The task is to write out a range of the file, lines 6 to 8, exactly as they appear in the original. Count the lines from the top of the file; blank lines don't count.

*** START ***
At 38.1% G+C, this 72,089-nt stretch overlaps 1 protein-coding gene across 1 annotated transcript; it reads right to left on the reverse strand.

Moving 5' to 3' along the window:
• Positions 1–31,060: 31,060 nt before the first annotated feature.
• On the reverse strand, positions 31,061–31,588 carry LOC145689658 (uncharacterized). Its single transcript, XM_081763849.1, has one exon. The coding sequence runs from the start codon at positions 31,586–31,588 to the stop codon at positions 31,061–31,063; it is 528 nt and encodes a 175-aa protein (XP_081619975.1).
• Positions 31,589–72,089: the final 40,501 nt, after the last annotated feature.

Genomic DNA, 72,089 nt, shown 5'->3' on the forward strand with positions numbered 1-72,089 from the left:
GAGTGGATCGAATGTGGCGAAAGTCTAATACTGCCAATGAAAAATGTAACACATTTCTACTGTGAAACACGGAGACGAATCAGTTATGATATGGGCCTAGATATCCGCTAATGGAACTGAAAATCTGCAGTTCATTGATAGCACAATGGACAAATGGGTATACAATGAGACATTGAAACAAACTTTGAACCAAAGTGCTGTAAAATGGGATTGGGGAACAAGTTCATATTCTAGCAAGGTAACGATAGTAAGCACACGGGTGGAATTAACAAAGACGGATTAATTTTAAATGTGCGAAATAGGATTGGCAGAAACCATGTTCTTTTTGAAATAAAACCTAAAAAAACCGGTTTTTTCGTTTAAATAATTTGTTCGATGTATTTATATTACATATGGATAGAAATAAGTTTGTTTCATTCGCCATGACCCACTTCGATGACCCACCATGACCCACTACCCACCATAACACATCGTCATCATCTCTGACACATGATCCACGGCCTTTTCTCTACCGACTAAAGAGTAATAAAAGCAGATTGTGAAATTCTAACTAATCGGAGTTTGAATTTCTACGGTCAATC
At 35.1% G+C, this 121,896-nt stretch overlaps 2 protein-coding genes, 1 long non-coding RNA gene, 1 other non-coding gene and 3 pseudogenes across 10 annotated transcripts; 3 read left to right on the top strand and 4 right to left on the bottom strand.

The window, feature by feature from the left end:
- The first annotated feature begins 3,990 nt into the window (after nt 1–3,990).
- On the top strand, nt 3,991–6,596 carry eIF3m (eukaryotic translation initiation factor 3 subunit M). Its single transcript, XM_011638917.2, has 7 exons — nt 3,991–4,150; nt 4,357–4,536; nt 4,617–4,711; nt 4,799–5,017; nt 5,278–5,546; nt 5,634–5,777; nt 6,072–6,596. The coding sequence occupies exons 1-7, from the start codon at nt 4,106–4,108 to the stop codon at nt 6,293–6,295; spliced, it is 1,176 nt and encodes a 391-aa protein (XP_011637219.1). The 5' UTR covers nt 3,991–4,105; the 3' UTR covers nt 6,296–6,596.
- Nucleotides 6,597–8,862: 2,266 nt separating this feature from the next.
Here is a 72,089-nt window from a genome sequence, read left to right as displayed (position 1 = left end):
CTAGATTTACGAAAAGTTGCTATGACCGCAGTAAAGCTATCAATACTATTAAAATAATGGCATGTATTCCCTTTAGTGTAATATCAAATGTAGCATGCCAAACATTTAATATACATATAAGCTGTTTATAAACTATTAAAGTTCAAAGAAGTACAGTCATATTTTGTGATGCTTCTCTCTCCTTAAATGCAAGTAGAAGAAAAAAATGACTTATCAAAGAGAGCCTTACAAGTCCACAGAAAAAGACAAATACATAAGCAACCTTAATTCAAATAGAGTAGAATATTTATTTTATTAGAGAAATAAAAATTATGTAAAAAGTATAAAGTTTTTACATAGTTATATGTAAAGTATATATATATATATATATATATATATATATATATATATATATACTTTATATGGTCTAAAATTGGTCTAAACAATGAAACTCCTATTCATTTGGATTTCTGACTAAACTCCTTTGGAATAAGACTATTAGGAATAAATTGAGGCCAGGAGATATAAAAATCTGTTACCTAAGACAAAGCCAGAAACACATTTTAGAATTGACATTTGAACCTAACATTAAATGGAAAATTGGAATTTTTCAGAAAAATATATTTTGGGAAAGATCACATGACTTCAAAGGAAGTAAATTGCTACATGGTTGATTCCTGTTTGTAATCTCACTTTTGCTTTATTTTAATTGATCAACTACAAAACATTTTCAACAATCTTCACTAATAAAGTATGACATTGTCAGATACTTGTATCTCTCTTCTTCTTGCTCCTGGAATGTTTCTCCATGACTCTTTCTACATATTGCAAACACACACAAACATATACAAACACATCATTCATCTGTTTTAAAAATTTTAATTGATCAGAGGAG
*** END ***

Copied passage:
Genomic DNA, 72,089 nt, shown 5'->3' on the forward strand with positions numbered 1-72,089 from the left:
GAGTGGATCGAATGTGGCGAAAGTCTAATACTGCCAATGAAAAATGTAACACATTTCTACTGTGAAACACGGAGACGAATCAGTTATGATATGGGCCTAGATATCCGCTAATGGAACTGAAAATCTGCAGTTCATTGATAGCACAATGGACAAATGGGTATACAATGAGACATTGAAACAAACTTTGAACCAAAGTGCTGTAAAATGGGATTGGGGAACAAGTTCATATTCTAGCAAGGTAACGATAGTAAGCACACGGGTGGAATTAACAAAGACGGATTAATTTTAAATGTGCGAAATAGGATTGGCAGAAACCATGTTCTTTTTGAAATAAAACCTAAAAAAACCGGTTTTTTCGTTTAAATAATTTGTTCGATGTATTTATATTACATATGGATAGAAATAAGTTTGTTTCATTCGCCATGACCCACTTCGATGACCCACCATGACCCACTACCCACCATAACACATCGTCATCATCTCTGACACATGATCCACGGCCTTTTCTCTACCGACTAAAGAGTAATAAAAGCAGATTGTGAAATTCTAACTAATCGGAGTTTGAATTTCTACGGTCAATC
At 35.1% G+C, this 121,896-nt stretch overlaps 2 protein-coding genes, 1 long non-coding RNA gene, 1 other non-coding gene and 3 pseudogenes across 10 annotated transcripts; 3 read left to right on the top strand and 4 right to left on the bottom strand.